Whether it was me moving around or the now lingering smell of bacon and scrambled eggs wafting in the air, the rest of the family were now slowly kicking into action. Sandy was up in time to join me at the dining table for a bite to eat. Jae wasn’t long behind and Joey…well, he was having fun constructing Lego in his room. He very rarely eats anything for breakfast. It’s a nasty habit he probably picked up from one of his parents (that would probably be me).

With breakfast now settling, I made my way over to the main hotel building and the front desk, ready for another confrontation about the yet to be determined remedy for the furniture situation. Once again, the lady behind the counter was super nice and empathetic – just not the person with sufficient authority to sort the issue out to my satisfaction. I had to speak with Suzanna, with whom I spoke on the phone initially when I was looking to extend the trip by an extra day. Suzanna wouldn’t be on shift until later today, but she was going to be here until 10pm, so I could come and see her after we visited the theme park today. I nodded and smiled politely. Mission still not yet accomplished, but the wheels are still turning.

Back in the bungalow, the usual morning lethargy had by now subsided and there was a buzz in the air with movement and noise. Sandy and Jae had read through my blog from yesterday and were giggling at each other. Evidently, they had both clocked my feeble attempts to try to pressure everyone into action yesterday morning without giving it away that’s what I was doing. They both claim to have seen right through this, and even exchanged notes with each other on why Dad was doing this at the time – without letting me know they were on to me, of course. The layers of subterfuge run deep and wide in this family.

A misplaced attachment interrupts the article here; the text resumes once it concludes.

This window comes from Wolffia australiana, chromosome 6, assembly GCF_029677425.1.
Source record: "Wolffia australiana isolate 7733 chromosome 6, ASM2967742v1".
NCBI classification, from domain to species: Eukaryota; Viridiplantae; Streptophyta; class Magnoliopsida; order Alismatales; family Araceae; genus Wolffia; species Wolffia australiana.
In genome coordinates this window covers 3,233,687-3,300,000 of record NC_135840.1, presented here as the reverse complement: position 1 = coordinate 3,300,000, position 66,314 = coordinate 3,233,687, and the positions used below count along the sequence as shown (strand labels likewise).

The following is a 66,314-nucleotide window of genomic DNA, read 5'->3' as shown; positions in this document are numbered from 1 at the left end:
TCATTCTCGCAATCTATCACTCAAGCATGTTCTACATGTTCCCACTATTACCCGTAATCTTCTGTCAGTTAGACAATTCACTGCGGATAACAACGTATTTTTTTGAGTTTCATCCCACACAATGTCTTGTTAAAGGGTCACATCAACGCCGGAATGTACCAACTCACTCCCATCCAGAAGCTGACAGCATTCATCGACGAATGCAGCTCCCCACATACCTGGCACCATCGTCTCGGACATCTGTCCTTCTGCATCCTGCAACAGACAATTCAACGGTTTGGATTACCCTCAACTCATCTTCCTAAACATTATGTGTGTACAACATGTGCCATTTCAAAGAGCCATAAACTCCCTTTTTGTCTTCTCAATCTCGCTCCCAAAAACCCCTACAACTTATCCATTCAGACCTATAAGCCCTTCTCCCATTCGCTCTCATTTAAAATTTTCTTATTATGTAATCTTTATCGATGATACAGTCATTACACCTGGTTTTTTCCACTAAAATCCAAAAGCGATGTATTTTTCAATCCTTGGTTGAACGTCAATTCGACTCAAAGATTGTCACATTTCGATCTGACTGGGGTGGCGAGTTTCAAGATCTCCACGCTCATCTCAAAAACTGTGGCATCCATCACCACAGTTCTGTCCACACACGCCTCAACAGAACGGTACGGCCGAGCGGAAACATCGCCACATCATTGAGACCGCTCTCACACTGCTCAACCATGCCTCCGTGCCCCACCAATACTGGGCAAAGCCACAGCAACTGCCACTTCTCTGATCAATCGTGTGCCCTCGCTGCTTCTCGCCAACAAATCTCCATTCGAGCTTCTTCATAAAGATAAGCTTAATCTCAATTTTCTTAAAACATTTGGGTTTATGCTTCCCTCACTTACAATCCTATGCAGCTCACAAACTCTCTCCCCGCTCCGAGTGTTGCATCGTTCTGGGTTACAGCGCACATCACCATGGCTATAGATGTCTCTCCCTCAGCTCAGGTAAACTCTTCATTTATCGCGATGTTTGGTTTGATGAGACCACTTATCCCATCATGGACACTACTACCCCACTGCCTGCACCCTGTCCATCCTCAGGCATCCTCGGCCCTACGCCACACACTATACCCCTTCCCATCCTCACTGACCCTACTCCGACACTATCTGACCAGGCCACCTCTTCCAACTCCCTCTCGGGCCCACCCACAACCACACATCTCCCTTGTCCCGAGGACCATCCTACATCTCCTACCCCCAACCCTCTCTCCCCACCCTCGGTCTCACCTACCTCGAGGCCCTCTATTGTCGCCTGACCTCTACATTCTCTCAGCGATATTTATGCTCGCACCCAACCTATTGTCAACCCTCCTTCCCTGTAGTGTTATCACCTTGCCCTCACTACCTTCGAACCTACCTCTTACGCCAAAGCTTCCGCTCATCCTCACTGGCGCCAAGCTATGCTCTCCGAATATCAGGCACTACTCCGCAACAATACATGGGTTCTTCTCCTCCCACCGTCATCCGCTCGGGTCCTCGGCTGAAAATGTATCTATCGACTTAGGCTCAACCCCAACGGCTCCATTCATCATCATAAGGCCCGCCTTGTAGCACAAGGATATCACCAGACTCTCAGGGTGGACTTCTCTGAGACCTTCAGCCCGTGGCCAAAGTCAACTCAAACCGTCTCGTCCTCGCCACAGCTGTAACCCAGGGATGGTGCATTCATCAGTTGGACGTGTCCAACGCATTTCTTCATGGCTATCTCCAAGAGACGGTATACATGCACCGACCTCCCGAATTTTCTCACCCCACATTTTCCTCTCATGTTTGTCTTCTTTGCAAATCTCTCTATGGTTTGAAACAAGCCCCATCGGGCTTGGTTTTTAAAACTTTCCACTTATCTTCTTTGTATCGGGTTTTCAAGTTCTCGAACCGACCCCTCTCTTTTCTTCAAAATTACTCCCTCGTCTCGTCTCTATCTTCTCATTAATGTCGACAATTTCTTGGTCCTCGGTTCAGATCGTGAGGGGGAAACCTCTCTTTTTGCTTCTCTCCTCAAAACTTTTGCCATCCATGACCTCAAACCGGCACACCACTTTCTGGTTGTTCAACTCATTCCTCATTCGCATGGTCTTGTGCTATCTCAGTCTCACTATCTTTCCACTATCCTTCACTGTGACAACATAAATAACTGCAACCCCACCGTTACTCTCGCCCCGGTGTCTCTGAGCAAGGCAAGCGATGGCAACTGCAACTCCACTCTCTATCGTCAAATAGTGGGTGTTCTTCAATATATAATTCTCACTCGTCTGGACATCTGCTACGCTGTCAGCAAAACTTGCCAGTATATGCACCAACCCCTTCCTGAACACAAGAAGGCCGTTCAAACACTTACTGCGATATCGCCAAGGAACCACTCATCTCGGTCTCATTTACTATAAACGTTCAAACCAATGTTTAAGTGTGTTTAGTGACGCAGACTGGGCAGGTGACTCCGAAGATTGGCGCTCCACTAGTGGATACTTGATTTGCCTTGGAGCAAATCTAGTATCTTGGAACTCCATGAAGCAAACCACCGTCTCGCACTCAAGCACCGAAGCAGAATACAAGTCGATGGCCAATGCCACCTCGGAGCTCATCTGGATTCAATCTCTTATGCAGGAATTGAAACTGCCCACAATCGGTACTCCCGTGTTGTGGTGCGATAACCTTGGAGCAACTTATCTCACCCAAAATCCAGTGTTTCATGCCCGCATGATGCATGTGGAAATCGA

So, with everyone now firing on all cylinders, and in good spirits, we were all packed and into the car and ready for our fun day at Europapark. The theme park is in the town of Rust, which is just adjacent to our tiny hamlet of Ringsheim. Even with the steady stream of other traffic piling into the area, it took us fewer than 5 minutes to navigate towards the park’s premium parking area. For anyone looking to reduce the time it takes to get from the turnstiles to the car or vice versa, the premium parking really does the job well, albeit at €22 instead of the otherwise €8, you do have to pay through the nose for the privilege. It was around just twenty meters from small car park to turnstiles.

I did have a bit of a scare when we arrived at the car park entrance. I had previously loaded all the eTickets into my iPhone Wallet app. I checked repeatedly these were accessible there yesterday. When I wound down the window and at the barrier and opened my Wallet app to scan us through, however, they were nowhere to be found. Shit! The wave of adrenaline that pumped through me at the time subsided only when I realised the tickets were in the ‘expired’ section of the Wallet. Why they were there was a bit of a mystery to me, but the important thing was that the barrier opened when I scanned the car park ticket bar code.

Since managing Joey can be a full-time job, I had resolved to lift some of that burden from Sandy on this holiday. Consequently, for the past couple of days, my focus has been more towards Joey than Jae. This fact isn’t lost on Jae. Today, I wanted to redress that balance and spend a bit more time with Jae.

First impressions of Europapark are very positive. It’s a large park, beautifully themed to the minutest of details. In one of the reviews I previously read, someone commented that Europapark does Disney better than Disney. I can easily see why. As an added bonus, each and every staff member we encountered throughout the day was courteous, patient and a pleasure to deal with.

It was quite busy in the park, but not so much that we were adversely impacted. If anything, the hot and muggy weather conditions were our biggest challenge. Your cloths stick to you, and you become lethargic in the heat and humidity. The weather for this week was predicted to be partly cloudy and with a 30%-50% chance of rain. We could have done without the moisture hanging in the air. With that one exception, it was otherwise perfect conditions for exploring a theme park.